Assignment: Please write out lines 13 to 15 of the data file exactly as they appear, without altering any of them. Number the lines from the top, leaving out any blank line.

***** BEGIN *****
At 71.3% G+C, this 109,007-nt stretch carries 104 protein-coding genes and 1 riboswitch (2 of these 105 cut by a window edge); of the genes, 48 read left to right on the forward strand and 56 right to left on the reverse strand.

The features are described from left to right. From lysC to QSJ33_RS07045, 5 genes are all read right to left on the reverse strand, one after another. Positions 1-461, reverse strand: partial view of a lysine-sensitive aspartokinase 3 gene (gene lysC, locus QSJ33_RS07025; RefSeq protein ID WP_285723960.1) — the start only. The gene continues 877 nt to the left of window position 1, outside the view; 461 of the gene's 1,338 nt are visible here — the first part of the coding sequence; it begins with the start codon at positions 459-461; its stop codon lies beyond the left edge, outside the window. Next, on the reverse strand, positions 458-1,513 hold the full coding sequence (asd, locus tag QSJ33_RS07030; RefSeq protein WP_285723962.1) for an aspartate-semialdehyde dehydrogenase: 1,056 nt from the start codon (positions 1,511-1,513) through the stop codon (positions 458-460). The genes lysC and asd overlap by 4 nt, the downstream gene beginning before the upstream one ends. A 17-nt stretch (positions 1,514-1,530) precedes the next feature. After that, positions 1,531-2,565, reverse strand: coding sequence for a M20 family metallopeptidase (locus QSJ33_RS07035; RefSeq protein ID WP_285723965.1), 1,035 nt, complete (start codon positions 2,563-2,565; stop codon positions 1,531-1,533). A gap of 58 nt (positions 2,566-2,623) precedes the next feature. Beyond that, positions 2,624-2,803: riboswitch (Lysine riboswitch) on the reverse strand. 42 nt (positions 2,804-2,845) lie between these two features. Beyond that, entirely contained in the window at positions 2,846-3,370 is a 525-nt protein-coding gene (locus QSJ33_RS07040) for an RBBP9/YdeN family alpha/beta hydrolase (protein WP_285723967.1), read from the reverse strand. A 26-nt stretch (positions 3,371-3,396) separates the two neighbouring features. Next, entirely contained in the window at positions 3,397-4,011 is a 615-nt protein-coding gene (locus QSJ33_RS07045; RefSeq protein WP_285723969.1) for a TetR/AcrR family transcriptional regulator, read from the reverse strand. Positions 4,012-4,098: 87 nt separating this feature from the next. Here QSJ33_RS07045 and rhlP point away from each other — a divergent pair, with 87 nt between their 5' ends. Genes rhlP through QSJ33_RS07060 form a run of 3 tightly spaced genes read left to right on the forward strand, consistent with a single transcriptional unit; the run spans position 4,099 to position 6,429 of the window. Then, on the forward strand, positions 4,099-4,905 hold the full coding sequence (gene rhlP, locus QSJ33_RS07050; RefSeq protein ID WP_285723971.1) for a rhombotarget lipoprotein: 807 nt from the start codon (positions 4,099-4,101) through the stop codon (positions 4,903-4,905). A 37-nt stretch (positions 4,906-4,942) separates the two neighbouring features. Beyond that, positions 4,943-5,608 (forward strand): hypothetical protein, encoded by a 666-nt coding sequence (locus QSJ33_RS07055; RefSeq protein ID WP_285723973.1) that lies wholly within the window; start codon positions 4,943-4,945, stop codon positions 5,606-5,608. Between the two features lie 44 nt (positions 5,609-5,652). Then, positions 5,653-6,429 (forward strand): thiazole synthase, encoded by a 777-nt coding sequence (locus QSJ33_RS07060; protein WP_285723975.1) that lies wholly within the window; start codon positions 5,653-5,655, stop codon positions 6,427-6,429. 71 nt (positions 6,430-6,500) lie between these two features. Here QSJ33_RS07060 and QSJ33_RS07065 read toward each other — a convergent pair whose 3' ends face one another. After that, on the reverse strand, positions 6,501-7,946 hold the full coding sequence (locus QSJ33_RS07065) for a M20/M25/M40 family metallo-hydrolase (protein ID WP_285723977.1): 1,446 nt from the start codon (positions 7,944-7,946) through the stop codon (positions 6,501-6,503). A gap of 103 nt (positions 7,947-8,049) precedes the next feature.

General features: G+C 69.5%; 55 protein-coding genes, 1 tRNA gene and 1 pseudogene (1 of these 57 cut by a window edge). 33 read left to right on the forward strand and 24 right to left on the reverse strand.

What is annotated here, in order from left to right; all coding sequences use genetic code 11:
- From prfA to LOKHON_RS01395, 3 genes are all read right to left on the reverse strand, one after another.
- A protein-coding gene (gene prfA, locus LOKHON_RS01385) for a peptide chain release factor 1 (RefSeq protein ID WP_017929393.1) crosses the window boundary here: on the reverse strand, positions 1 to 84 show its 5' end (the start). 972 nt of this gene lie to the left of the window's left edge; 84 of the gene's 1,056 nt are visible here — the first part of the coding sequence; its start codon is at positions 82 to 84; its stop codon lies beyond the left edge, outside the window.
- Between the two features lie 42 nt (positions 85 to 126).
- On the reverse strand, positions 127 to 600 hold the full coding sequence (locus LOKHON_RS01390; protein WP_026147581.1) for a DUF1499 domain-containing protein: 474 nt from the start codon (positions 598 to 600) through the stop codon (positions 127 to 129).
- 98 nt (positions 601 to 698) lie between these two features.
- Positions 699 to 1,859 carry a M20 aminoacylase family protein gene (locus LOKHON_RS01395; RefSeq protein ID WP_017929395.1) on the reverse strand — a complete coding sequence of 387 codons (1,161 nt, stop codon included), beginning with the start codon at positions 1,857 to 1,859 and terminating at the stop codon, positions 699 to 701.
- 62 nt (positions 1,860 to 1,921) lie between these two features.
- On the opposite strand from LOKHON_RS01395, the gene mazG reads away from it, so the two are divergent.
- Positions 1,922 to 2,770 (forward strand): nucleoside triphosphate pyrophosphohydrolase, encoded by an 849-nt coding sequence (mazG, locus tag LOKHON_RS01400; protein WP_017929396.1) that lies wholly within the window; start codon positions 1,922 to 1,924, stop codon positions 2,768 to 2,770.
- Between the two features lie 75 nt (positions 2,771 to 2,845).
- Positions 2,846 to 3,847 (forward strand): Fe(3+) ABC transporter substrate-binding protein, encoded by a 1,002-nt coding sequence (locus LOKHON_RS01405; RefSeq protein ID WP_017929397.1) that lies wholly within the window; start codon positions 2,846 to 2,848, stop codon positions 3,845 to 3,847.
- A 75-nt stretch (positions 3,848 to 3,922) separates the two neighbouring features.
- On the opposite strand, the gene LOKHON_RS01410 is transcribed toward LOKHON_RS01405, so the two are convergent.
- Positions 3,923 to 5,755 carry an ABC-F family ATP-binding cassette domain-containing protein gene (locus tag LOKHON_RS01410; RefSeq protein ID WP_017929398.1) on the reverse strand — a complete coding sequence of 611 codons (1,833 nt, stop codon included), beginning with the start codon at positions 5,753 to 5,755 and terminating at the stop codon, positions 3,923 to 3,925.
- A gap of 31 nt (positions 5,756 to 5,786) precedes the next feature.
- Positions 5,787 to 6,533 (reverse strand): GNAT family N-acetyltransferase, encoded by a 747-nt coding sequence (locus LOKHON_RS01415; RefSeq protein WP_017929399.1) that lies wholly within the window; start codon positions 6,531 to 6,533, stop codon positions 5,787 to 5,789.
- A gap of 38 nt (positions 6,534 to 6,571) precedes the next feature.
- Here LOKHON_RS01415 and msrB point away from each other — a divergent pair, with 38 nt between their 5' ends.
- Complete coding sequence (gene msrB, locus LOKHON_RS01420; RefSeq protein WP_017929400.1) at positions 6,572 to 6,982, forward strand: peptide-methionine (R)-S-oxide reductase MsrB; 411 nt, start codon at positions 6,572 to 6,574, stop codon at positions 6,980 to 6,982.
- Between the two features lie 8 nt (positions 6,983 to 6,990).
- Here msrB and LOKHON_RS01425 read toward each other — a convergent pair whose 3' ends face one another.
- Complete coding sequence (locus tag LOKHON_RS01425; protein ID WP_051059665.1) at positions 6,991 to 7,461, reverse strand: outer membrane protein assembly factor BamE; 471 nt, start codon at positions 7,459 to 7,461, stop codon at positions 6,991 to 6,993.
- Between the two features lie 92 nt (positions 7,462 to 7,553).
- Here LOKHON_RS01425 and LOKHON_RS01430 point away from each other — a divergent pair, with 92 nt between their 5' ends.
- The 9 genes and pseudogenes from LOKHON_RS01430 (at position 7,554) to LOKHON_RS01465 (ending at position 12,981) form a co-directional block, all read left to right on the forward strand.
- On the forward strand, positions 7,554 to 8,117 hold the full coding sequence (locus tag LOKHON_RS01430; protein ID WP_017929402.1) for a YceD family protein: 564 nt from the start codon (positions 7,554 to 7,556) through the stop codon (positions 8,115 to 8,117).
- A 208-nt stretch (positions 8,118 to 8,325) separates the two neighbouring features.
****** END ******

- Positions 1,922 to 2,770 (forward strand): nucleoside triphosphate pyrophosphohydrolase, encoded by an 849-nt coding sequence (mazG, locus tag LOKHON_RS01400; protein WP_017929396.1) that lies wholly within the window; start codon positions 1,922 to 1,924, stop codon positions 2,768 to 2,770.
- Between the two features lie 75 nt (positions 2,771 to 2,845).
- Positions 2,846 to 3,847 (forward strand): Fe(3+) ABC transporter substrate-binding protein, encoded by a 1,002-nt coding sequence (locus LOKHON_RS01405; RefSeq protein ID WP_017929397.1) that lies wholly within the window; start codon positions 2,846 to 2,848, stop codon positions 3,845 to 3,847.